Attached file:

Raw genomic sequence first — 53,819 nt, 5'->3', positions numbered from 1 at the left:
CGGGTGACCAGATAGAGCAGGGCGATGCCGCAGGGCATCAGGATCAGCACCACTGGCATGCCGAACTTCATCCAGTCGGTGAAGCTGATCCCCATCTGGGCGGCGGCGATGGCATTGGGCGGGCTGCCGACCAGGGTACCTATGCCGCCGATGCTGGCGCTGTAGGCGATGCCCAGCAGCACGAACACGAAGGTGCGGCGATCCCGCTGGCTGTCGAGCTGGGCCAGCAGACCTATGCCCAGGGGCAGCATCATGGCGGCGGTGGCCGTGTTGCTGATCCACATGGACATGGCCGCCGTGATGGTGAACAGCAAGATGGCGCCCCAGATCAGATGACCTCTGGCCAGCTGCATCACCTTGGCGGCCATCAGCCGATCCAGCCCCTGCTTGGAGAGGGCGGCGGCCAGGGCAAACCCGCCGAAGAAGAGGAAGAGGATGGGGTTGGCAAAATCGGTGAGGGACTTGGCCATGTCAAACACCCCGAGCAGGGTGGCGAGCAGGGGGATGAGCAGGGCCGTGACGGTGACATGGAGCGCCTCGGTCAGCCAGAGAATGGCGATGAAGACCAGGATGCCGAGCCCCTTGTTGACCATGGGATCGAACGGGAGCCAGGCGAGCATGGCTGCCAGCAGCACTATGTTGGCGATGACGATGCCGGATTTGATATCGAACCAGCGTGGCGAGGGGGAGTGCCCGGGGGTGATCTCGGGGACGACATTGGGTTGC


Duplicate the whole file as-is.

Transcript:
Raw genomic sequence first — 53,819 nt, 5'->3', positions numbered from 1 at the left:
CGGGTGACCAGATAGAGCAGGGCGATGCCGCAGGGCATCAGGATCAGCACCACTGGCATGCCGAACTTCATCCAGTCGGTGAAGCTGATCCCCATCTGGGCGGCGGCGATGGCATTGGGCGGGCTGCCGACCAGGGTACCTATGCCGCCGATGCTGGCGCTGTAGGCGATGCCCAGCAGCACGAACACGAAGGTGCGGCGATCCCGCTGGCTGTCGAGCTGGGCCAGCAGACCTATGCCCAGGGGCAGCATCATGGCGGCGGTGGCCGTGTTGCTGATCCACATGGACATGGCCGCCGTGATGGTGAACAGCAAGATGGCGCCCCAGATCAGATGACCTCTGGCCAGCTGCATCACCTTGGCGGCCATCAGCCGATCCAGCCCCTGCTTGGAGAGGGCGGCGGCCAGGGCAAACCCGCCGAAGAAGAGGAAGAGGATGGGGTTGGCAAAATCGGTGAGGGACTTGGCCATGTCAAACACCCCGAGCAGGGTGGCGAGCAGGGGGATGAGCAGGGCCGTGACGGTGACATGGAGCGCCTCGGTCAGCCAGAGAATGGCGATGAAGACCAGGATGCCGAGCCCCTTGTTGACCATGGGATCGAACGGGAGCCAGGCGAGCATGGCTGCCAGCAGCACTATGTTGGCGATGACGATGCCGGATTTGATATCGAACCAGCGTGGCGAGGGGGAGTGCCCGGGGGTGATCTCGGGGACGACATTGGGTTGC